”It would be impossible, indeed it would be dangerous, to formulate the kind of evidence which should, or would, be regarded as corroboration. Its nature and extent must necessarily vary with the circumstances of each case and also according to the particular circumstances of the offence charged”. The rules which should, however, be applied are these:
(1) It is not necessary that there should be independent confirmation of every material circumstance in the sense that the independent evidence in the case, apart from the testimony of the complainant or the accomplice, should in itself be sufficient to sustain conviction.
(2) The independent evidence must not only make it safe to believe that the crime was committed but must in some way reasonably connect or tend to connect the accused with it by confirming in some material particular the testimony of the accomplice or complainant that the accused committed the crime.
(3) The corroboration must come from independent sources and thus ordinarily the testimony of one accomplice would not be sufficient to corroborate that of another. But of course the circumstances may be such as to make it safe to dispense with, the necessity of corroboration and in those special circumstances a conviction so based would not he illegal.
(4) The corroboration need not be direct evidence that the accused committed the crime. It is sufficient if it is merely circumstantial evidence of his connection with the crime. In this connection their Lordships have also considered the effect of Section 157 of the Evidence Act. It has been pointed out that this Section makes no exceptions. Provided the condition prescribed, that is to say, “at or about the lime etc.”, are fulfilled there can be no doubt that such a statement is legally admissible in India as corroboration. The weight to be attached to it is, of course, another matter and it may be that in some cases the evidentiary value of two statements emanating from the same tainted source may not be high, but in view of Section 118 its legal admissibility as corroboration cannot be questioned.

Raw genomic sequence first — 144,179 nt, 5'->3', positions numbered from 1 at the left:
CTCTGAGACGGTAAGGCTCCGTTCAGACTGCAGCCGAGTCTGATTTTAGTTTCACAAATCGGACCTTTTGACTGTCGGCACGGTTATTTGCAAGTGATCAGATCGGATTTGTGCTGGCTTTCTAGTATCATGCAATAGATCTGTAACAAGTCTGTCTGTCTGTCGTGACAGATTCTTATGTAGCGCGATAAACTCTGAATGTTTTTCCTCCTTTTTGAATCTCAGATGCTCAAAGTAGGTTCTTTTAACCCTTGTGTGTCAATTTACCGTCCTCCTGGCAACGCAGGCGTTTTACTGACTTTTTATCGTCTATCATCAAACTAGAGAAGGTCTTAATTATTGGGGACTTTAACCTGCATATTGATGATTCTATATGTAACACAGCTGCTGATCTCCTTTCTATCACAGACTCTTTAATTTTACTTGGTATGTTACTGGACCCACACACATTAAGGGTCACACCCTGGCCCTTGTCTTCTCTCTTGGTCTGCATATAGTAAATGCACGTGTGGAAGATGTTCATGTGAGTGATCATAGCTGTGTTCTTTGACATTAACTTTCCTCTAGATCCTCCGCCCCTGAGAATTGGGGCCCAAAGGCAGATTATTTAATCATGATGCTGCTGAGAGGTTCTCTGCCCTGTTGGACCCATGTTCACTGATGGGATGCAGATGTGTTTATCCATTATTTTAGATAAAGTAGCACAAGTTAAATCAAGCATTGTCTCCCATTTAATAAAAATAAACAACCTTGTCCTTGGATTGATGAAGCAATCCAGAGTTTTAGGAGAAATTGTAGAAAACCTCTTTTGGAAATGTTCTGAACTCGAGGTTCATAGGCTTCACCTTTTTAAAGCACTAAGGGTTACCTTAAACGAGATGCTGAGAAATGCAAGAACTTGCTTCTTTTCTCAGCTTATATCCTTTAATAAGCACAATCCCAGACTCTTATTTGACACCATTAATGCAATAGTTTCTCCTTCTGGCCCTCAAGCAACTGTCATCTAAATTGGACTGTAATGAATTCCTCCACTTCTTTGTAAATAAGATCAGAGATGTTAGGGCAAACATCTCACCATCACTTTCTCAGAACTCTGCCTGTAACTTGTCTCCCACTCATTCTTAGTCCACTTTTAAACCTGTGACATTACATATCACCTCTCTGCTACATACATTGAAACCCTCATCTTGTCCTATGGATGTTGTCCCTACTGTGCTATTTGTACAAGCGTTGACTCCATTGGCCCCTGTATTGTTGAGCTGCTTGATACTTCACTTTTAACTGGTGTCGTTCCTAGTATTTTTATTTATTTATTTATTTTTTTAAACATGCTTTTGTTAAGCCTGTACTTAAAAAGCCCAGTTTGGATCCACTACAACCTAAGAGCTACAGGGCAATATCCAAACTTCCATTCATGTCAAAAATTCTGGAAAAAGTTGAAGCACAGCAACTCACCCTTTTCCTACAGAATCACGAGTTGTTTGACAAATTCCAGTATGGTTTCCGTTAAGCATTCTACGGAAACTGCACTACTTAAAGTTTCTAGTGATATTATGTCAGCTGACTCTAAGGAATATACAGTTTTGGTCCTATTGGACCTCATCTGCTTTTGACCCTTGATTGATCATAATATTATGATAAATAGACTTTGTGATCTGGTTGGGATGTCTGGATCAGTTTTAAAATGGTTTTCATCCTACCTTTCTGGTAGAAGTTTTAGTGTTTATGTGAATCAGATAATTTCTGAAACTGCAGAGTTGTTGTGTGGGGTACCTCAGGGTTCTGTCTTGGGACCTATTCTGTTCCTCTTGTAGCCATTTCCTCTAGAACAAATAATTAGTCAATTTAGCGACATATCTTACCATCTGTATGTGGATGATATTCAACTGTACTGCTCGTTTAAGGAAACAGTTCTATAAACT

The approver’s evidence as to the manner in which the crime was committed appears to be amply corroborated in this case, (After discussing this, his Lordship proceeded). Even if corroboration is lacking in regard to these details it does not falsify the general account given by the approver ns to the manner of occurrence.